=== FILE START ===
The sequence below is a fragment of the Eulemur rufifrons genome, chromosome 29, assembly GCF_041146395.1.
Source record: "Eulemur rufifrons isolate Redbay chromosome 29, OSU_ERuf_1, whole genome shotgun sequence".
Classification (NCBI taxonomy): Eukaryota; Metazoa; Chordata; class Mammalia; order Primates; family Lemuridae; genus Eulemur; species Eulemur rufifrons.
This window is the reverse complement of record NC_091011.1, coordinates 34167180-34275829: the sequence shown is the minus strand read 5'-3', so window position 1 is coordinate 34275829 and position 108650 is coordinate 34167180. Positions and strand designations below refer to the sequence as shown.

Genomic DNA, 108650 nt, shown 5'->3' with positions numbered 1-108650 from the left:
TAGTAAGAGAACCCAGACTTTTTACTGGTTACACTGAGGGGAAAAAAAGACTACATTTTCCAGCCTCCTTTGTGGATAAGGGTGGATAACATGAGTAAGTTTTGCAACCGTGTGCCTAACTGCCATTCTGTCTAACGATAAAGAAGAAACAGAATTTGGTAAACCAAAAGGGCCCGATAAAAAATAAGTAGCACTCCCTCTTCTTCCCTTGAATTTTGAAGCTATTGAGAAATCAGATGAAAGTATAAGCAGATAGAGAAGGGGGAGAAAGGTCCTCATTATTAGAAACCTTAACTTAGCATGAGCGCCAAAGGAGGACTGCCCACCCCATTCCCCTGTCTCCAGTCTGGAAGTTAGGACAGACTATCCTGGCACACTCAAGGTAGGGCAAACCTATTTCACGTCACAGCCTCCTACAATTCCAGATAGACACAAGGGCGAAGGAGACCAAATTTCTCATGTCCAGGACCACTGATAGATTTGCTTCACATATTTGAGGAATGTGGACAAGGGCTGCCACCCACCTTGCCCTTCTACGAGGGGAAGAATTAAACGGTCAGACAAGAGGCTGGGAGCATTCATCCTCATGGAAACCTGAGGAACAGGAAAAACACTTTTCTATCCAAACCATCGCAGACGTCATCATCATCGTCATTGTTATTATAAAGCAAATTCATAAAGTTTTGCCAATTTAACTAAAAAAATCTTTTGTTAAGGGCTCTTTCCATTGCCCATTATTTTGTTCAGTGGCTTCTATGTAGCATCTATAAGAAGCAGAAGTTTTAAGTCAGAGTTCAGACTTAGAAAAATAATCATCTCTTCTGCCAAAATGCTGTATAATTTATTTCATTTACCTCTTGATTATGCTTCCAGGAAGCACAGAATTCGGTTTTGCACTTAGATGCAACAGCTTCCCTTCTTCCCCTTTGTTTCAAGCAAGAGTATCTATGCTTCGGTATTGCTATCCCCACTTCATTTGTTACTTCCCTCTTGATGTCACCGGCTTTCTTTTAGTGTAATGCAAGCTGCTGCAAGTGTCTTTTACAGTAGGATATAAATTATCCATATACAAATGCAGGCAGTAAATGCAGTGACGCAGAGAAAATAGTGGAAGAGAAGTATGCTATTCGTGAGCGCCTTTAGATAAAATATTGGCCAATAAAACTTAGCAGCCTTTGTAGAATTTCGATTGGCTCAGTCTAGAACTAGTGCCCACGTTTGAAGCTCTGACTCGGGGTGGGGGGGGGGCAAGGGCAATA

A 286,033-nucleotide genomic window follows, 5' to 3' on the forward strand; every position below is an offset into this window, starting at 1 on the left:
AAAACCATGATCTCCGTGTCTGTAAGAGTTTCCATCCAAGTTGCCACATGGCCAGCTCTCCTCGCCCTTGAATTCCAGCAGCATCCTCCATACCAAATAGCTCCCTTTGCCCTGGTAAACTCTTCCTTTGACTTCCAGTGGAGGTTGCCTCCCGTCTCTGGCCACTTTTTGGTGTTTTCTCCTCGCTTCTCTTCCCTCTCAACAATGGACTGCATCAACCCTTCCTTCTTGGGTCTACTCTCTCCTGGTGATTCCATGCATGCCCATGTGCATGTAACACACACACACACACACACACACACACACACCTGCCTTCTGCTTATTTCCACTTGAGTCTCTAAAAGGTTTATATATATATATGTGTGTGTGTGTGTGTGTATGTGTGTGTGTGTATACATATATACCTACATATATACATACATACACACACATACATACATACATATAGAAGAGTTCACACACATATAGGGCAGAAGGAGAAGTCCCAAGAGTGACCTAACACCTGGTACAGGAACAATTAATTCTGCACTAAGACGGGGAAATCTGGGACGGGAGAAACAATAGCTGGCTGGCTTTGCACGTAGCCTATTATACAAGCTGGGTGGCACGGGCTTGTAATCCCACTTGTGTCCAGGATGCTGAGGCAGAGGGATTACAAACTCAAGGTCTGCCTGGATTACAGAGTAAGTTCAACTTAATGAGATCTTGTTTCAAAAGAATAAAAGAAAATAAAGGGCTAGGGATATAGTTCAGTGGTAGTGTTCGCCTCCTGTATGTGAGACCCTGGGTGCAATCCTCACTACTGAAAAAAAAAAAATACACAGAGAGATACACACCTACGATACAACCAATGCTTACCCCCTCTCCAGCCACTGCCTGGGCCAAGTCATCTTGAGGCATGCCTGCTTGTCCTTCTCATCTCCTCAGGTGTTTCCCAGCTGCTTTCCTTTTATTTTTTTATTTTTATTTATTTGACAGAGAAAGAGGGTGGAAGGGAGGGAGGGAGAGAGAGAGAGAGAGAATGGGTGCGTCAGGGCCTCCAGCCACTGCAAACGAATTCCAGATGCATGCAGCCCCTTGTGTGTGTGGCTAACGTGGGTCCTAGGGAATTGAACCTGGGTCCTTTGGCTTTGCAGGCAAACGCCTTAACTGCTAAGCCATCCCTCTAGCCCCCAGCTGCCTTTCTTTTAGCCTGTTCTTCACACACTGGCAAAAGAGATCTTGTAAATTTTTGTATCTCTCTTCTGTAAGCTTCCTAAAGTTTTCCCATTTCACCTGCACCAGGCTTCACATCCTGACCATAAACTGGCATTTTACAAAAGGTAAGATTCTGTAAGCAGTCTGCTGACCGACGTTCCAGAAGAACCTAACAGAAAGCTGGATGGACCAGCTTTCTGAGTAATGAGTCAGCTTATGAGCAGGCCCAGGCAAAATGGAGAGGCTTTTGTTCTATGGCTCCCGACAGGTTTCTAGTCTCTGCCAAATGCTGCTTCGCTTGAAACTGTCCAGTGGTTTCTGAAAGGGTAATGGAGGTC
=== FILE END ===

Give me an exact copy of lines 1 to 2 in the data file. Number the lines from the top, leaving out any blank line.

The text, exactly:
The sequence below is a fragment of the Eulemur rufifrons genome, chromosome 29, assembly GCF_041146395.1.
Source record: "Eulemur rufifrons isolate Redbay chromosome 29, OSU_ERuf_1, whole genome shotgun sequence".